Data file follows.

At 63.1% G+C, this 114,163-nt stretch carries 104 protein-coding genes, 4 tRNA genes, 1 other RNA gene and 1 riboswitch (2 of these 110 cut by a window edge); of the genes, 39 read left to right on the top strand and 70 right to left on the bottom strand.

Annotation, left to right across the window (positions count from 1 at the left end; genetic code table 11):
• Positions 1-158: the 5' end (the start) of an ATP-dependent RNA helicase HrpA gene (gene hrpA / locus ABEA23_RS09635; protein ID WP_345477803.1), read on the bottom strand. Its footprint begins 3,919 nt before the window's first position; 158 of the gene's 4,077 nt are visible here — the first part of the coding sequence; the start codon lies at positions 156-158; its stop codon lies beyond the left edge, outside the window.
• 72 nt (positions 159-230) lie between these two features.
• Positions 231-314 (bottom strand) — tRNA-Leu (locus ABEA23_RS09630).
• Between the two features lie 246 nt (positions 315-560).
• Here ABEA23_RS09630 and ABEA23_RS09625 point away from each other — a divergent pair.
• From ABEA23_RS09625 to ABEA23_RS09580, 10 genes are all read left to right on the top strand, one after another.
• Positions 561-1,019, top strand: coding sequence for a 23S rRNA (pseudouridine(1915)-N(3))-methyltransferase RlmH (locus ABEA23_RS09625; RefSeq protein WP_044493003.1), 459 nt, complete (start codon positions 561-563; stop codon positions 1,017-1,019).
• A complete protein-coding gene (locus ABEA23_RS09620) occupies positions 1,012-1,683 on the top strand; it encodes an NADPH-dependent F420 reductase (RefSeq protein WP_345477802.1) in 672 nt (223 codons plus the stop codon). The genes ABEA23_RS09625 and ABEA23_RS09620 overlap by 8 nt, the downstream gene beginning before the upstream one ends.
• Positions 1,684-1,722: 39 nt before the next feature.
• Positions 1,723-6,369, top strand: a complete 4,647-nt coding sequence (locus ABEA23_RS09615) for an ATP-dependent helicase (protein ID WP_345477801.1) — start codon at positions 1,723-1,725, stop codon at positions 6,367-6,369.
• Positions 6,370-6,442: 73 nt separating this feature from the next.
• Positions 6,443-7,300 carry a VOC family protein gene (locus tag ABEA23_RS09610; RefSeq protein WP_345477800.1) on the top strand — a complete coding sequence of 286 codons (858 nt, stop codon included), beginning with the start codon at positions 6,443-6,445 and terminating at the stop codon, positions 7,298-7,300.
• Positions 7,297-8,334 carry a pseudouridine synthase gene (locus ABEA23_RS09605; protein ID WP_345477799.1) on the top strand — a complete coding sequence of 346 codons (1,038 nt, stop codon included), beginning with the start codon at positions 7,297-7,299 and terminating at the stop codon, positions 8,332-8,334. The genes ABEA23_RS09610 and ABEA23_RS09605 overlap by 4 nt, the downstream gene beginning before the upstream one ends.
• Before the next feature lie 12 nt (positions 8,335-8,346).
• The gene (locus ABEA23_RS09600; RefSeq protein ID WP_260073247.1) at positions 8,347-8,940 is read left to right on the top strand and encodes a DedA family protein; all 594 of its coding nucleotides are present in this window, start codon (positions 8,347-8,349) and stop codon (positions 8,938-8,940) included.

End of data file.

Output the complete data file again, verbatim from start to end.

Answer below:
At 63.1% G+C, this 114,163-nt stretch carries 104 protein-coding genes, 4 tRNA genes, 1 other RNA gene and 1 riboswitch (2 of these 110 cut by a window edge); of the genes, 39 read left to right on the top strand and 70 right to left on the bottom strand.

Annotation, left to right across the window (positions count from 1 at the left end; genetic code table 11):
• Positions 1-158: the 5' end (the start) of an ATP-dependent RNA helicase HrpA gene (gene hrpA / locus ABEA23_RS09635; protein ID WP_345477803.1), read on the bottom strand. Its footprint begins 3,919 nt before the window's first position; 158 of the gene's 4,077 nt are visible here — the first part of the coding sequence; the start codon lies at positions 156-158; its stop codon lies beyond the left edge, outside the window.
• 72 nt (positions 159-230) lie between these two features.
• Positions 231-314 (bottom strand) — tRNA-Leu (locus ABEA23_RS09630).
• Between the two features lie 246 nt (positions 315-560).
• Here ABEA23_RS09630 and ABEA23_RS09625 point away from each other — a divergent pair.
• From ABEA23_RS09625 to ABEA23_RS09580, 10 genes are all read left to right on the top strand, one after another.
• Positions 561-1,019, top strand: coding sequence for a 23S rRNA (pseudouridine(1915)-N(3))-methyltransferase RlmH (locus ABEA23_RS09625; RefSeq protein WP_044493003.1), 459 nt, complete (start codon positions 561-563; stop codon positions 1,017-1,019).
• A complete protein-coding gene (locus ABEA23_RS09620) occupies positions 1,012-1,683 on the top strand; it encodes an NADPH-dependent F420 reductase (RefSeq protein WP_345477802.1) in 672 nt (223 codons plus the stop codon). The genes ABEA23_RS09625 and ABEA23_RS09620 overlap by 8 nt, the downstream gene beginning before the upstream one ends.
• Positions 1,684-1,722: 39 nt before the next feature.
• Positions 1,723-6,369, top strand: a complete 4,647-nt coding sequence (locus ABEA23_RS09615) for an ATP-dependent helicase (protein ID WP_345477801.1) — start codon at positions 1,723-1,725, stop codon at positions 6,367-6,369.
• Positions 6,370-6,442: 73 nt separating this feature from the next.
• Positions 6,443-7,300 carry a VOC family protein gene (locus tag ABEA23_RS09610; RefSeq protein WP_345477800.1) on the top strand — a complete coding sequence of 286 codons (858 nt, stop codon included), beginning with the start codon at positions 6,443-6,445 and terminating at the stop codon, positions 7,298-7,300.
• Positions 7,297-8,334 carry a pseudouridine synthase gene (locus ABEA23_RS09605; protein ID WP_345477799.1) on the top strand — a complete coding sequence of 346 codons (1,038 nt, stop codon included), beginning with the start codon at positions 7,297-7,299 and terminating at the stop codon, positions 8,332-8,334. The genes ABEA23_RS09610 and ABEA23_RS09605 overlap by 4 nt, the downstream gene beginning before the upstream one ends.
• Before the next feature lie 12 nt (positions 8,335-8,346).
• The gene (locus ABEA23_RS09600; RefSeq protein ID WP_260073247.1) at positions 8,347-8,940 is read left to right on the top strand and encodes a DedA family protein; all 594 of its coding nucleotides are present in this window, start codon (positions 8,347-8,349) and stop codon (positions 8,938-8,940) included.